Risks aside, it is a beautiful thing, rising up tall on wiry stems, to a metre or 1.2m at full stretch. I like it for introducing light which is soft in tone into a planting, a sparkle that is repeated again, but rather differently, in the glowing, acid-yellow of Ridolfia segetum (main image) . This is the first year that we have grown the Corn Parsley. A Mediterranean annual that could easily be mistaken for dill, but its flowers are brighter and brightening still as the flowers mature. I like the zing and zest amongst the blues and the little bit of friction that prevents the Verbena from feeling too pretty. I want the planting to feel informal, but I want the colour to be sharp.
The Agrostemma githago ‘Milas Snow Queen’ are a case in point. We have enjoyed the willowy growth as it has raced up to flower, silvery-soft and catching the breeze to shimmer. I looked forward to the creaminess of the simple, upward-facing flowers, but the seed we were supplied must be ‘Milas’, its very pink and very showy cousin. Having grown them from seed I gave them the benefit of the doubt but, as the volume of flower has increased, the colour in the bed is altogether wrong and makes the couplings of lavenders, sages and delicate umbellifers saccharine and cottagey. They draw the eye from a palette which, although it has its contrasts, is harmonious in shades of blue, white and yellow. The white corncockle I had planned for would have added a shimmer and flutter without the confusion of another colour. Clarity has been regained easily enough as we have been cutting down whole plants and bringing them into the house for cut flowers. Today, however, the tipping point of pink was reached, and we took out the whole lot. Brutal perhaps, but it is important to be disciplined and stick to your vision, as a single element can all too easily change the mood and success of a planting entirely. Next year I shall try again undaunted with Agrostemma githago ‘Ocean Pearl’, which may also be better as it is smaller flowered.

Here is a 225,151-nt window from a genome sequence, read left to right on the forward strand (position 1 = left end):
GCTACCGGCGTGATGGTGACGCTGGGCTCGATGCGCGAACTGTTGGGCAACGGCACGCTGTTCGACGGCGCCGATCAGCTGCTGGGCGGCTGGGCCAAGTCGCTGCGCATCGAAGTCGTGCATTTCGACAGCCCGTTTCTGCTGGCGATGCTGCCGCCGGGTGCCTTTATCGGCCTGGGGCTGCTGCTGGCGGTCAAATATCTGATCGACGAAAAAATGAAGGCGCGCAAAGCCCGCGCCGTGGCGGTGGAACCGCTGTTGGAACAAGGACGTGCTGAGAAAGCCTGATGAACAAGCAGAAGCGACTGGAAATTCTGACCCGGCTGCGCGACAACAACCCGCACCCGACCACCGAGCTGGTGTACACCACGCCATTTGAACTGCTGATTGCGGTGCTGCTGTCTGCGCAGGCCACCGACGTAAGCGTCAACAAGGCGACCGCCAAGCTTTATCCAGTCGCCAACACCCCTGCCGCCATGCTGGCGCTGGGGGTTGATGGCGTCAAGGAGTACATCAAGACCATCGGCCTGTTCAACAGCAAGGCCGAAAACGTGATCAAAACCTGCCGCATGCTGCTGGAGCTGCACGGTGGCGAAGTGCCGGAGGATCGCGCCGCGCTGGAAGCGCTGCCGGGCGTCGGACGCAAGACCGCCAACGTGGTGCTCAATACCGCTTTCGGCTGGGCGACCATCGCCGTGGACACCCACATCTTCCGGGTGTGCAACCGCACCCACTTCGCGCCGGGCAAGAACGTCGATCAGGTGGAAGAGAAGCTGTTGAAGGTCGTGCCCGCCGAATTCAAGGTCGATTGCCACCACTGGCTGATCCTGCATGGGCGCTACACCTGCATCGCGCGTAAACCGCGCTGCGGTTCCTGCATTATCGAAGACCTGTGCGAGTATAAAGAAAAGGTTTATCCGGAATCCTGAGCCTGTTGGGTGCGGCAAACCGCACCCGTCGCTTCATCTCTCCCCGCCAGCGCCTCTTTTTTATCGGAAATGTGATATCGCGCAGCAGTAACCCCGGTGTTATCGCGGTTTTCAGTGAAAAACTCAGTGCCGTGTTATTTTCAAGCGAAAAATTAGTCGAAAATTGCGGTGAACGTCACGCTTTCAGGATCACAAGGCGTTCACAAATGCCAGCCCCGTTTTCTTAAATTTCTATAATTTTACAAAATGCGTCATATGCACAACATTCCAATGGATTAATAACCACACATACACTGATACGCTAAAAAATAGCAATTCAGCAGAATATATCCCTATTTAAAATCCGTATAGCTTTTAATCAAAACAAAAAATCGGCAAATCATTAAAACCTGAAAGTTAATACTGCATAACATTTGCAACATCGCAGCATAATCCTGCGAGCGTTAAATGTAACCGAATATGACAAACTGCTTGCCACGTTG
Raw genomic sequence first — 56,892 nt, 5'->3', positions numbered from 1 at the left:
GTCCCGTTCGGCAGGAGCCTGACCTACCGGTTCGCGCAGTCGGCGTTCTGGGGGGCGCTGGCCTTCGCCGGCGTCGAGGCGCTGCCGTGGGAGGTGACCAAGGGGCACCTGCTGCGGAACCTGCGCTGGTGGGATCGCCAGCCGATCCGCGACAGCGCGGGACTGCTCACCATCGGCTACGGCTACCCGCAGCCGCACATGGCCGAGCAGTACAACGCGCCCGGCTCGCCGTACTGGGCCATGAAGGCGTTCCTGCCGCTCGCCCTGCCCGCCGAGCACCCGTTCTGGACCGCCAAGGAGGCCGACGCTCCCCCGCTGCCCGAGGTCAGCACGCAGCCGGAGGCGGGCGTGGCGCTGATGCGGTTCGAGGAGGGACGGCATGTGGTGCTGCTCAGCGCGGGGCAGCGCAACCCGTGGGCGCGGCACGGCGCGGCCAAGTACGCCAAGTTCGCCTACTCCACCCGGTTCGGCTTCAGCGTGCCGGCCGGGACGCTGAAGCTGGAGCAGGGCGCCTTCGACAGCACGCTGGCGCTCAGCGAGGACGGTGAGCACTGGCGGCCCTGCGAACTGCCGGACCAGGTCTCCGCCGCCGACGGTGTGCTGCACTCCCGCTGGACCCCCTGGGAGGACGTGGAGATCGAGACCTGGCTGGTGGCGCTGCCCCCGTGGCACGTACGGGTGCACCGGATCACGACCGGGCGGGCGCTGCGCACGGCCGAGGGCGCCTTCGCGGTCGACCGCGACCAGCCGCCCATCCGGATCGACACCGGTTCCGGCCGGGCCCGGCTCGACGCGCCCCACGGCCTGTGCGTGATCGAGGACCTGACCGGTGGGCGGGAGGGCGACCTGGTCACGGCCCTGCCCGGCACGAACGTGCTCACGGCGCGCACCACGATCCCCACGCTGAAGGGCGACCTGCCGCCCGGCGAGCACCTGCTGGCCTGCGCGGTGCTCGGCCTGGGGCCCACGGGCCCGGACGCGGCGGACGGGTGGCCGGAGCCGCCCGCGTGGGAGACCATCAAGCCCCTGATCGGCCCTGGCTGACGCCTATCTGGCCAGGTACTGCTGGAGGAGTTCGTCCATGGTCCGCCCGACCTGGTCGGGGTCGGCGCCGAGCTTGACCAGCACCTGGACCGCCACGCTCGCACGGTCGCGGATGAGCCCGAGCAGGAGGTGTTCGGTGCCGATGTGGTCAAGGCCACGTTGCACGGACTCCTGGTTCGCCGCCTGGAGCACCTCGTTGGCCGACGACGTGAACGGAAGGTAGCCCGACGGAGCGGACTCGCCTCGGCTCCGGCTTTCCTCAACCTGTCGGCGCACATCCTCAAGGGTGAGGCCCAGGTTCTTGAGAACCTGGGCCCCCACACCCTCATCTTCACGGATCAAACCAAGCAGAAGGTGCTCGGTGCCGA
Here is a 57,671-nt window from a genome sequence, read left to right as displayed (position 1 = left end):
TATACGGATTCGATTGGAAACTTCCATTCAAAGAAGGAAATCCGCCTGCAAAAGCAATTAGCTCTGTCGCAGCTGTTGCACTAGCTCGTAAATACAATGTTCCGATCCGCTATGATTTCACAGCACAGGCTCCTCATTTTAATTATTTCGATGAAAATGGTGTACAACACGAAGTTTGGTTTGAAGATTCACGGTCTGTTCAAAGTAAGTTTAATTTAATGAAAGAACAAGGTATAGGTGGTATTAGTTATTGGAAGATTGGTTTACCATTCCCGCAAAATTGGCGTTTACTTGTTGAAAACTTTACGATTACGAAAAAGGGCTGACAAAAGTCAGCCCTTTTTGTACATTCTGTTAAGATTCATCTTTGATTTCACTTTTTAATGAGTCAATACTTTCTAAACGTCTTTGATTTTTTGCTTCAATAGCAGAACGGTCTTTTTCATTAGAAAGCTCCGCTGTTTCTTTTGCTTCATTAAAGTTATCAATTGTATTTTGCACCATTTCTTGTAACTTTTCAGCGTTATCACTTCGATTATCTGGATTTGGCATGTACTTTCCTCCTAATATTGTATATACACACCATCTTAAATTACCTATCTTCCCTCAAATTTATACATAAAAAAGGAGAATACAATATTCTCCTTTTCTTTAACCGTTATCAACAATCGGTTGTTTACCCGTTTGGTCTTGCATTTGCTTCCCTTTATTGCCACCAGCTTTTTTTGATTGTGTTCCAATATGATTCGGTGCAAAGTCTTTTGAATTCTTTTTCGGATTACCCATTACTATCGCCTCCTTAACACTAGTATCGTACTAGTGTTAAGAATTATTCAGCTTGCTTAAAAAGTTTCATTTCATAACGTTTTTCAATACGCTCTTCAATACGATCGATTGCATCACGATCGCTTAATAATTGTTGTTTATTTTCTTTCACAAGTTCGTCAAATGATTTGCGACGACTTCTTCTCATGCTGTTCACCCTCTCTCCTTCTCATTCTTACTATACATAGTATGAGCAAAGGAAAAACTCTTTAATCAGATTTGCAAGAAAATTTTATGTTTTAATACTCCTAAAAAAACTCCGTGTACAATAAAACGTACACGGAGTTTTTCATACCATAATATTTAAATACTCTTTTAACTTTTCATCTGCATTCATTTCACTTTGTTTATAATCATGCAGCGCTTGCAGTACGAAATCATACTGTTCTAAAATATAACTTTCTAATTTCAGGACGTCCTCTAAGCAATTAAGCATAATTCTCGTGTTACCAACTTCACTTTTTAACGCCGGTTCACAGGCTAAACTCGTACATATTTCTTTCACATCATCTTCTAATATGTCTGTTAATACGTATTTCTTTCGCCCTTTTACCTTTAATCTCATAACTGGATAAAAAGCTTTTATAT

The Lupinus ‘Blue Javelin’ have been beautiful in the planting and have been the making of the corner where they rise up through the catmint, Nepeta ‘Six Hills Giant’. However, next year I’d like to try the pure gentian blue of Lupinus pilosus. I first saw this remarkable plant as a spring ephemeral in Jerusalem and then, more latterly, amongst acid-green Smyrnium perfoliatum in Greece. The colour would be a better match to the indigo of Salvia x greggii ‘Blue Note’ and, combined with the Ridolfia, the electric contrast is something I want to keep up in the planting so that it has a charge.
The Eschscholzia californica ‘Ivory Castle’ were the last of the annuals to go into this planting, but one that I will certainly keep feathered at the margins in the future. This a good selection, creamy white and small-flowered and a pretty contrast when the sun prompts the flowers to unroll their scrolls revealing a buttery yellow centre. The scale of the flowers and their lightness is good with the tiny flowers of the Calamintha nepeta ‘Blue Cloud’, but you have to watch this apparently humble annual. Californian poppies take their position by stealth, slowly spreading over the season to smother their neighbours. Being a new planting, and grateful though I am for their immediate participation, I am watching out for their neighbours and keeping an eye on the balance between short and long term gains.